I had made a typo on the PC affidavit, which made it into the text of the report. 

The defendant had refused to give blood, and I had shrugged and decided that my case was strong enough without it, so I didn't seek a blood draw warrant. 

In an interesting twist, the attorney really tried to nail me to the wall for NOT getting a warrant and taking his client's blood. I explained that, before 2007, I had NEVER gotten a warrant for someone's blood, and that I didn't like to bother judges unless I needed to. "It only takes, what, about 20 minutes, to do it?" the defense attorney asked. 

"Is that your experience? Because after hours, I tend to find that it takes longer, sir. In MY experience," I answered. 

The defense attorney really grilled me on Standardized Field Sobriety Tests. That guy knew his NHTSA manual, pretty well. Well, so did I. I guess I answered the questions about the tests fairly competently. Lord knows, I've been administering the tests long enough. He took me to task for presenting all nine steps out and back to the Walk And Turn Test, because the manual says to only demonstrate three, and then turn around and come back. To me, I was being MORE fair, and giving the defendant more of an example to follow, but he pressed the case (and, if I'm fair, made a good case) that by presenting the longer version of the example, I was making the defendant have to stand heel-to-toe for a longer time, thereby increasing the likelihood that he would lose his balance and stand normally.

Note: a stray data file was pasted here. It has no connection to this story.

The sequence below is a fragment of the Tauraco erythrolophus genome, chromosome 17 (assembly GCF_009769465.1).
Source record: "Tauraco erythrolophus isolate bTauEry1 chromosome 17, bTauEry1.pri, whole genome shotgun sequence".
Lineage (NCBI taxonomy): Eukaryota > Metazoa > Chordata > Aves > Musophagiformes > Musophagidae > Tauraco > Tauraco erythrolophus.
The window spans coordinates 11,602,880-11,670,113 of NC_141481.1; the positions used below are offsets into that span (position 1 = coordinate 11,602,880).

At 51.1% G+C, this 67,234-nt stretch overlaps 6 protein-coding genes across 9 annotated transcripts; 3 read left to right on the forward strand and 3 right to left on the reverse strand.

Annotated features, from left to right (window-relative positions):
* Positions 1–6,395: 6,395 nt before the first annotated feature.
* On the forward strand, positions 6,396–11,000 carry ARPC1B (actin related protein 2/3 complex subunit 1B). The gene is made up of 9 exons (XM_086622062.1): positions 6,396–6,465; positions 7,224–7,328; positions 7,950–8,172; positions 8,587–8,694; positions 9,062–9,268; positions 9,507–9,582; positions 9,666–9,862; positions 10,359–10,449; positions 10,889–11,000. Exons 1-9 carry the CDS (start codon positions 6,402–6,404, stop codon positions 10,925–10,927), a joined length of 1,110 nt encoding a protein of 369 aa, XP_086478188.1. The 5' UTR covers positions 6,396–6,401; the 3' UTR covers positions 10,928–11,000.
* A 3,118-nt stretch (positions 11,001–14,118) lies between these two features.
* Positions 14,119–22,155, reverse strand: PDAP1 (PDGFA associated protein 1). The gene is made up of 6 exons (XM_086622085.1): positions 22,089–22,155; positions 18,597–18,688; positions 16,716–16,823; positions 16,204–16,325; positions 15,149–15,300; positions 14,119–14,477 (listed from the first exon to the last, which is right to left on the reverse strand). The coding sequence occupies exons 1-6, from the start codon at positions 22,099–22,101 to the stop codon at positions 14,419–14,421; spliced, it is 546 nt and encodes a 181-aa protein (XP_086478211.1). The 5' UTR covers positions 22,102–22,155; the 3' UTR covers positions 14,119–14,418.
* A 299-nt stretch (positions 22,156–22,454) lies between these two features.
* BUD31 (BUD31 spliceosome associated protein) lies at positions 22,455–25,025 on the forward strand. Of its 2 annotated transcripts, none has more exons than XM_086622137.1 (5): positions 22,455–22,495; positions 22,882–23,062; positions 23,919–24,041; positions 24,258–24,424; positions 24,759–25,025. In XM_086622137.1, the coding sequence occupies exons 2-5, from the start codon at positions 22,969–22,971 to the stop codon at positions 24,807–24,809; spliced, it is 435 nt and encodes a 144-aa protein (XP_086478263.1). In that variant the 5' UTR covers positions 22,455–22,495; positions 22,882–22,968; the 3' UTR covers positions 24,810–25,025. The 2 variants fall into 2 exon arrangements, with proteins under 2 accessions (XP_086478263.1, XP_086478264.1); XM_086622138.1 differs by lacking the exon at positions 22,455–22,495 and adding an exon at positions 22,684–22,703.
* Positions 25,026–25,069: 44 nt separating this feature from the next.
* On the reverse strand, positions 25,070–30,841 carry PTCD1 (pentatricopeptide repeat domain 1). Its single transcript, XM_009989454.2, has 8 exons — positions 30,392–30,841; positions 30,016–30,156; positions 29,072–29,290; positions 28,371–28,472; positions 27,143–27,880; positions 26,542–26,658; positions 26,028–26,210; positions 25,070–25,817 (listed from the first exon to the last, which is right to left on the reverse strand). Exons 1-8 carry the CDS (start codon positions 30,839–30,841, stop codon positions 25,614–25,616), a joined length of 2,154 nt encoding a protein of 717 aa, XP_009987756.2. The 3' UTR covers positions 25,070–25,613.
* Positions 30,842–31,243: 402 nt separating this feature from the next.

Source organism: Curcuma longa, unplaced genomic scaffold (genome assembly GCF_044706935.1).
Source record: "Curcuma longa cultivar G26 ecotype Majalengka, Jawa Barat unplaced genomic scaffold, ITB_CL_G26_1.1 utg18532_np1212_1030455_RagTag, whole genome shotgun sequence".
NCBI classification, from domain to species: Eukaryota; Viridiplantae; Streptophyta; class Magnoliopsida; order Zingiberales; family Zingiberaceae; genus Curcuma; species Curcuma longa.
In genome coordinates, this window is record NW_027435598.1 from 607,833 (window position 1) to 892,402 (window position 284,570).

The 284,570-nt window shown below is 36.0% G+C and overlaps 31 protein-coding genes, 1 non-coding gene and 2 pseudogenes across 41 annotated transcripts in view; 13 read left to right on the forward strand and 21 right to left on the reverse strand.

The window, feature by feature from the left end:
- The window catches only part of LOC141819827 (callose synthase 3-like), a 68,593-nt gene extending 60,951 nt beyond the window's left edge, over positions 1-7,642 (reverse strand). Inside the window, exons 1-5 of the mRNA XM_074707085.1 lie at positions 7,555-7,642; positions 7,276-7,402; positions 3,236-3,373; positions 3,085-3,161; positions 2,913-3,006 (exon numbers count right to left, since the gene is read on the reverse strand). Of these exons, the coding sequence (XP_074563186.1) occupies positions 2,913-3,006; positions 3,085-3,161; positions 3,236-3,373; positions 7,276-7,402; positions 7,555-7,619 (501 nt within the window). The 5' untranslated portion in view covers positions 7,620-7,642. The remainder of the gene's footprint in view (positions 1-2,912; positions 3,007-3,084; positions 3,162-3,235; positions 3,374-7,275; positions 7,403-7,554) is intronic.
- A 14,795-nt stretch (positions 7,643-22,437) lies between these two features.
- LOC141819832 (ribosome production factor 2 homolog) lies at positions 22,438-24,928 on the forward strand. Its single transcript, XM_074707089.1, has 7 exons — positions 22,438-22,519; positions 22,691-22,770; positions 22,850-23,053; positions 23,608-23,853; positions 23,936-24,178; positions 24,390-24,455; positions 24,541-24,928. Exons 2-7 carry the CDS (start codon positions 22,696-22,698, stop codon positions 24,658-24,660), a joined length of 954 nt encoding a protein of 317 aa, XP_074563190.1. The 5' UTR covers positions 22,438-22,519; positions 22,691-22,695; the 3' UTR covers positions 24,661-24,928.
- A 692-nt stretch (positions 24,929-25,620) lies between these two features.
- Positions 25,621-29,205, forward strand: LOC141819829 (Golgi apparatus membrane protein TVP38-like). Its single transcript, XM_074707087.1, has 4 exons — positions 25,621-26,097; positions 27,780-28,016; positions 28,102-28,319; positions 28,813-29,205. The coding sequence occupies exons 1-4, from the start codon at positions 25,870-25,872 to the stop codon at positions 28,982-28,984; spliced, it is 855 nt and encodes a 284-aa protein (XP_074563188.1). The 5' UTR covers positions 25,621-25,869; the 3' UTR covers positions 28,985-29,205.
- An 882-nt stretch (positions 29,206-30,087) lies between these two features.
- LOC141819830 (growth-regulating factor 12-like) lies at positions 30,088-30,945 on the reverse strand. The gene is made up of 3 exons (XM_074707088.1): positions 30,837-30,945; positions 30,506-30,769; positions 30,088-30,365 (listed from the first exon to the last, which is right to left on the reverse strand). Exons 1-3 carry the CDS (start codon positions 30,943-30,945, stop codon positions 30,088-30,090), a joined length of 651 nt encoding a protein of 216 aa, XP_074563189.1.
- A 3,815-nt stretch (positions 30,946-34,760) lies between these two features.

He asked me if it was "natural" or "unnatural" to stand like that for any period of time. I answered (perhaps a little impertinently) that, while it probably wasn't natural behavior, the question could be begged as to whether driving was in and of itself unnatural behavior. 

He grilled me hard about the videos. As well he should have. A the attorney for the defense, he should demand to know why a key piece of evidence was missing, and hold our --no, my-- feet to the fire for why I couldn't produce it. I answered honestly that I didn't know, and sure wished that I had it, for our case. (Honestly, he had to be cheering that it was not available, because the other two videos were quite damning.)  In fact, it was that missing video which probably gave him the best glint of hope for the trial. 

The jury returned in an hour and a half with a Guilty verdict.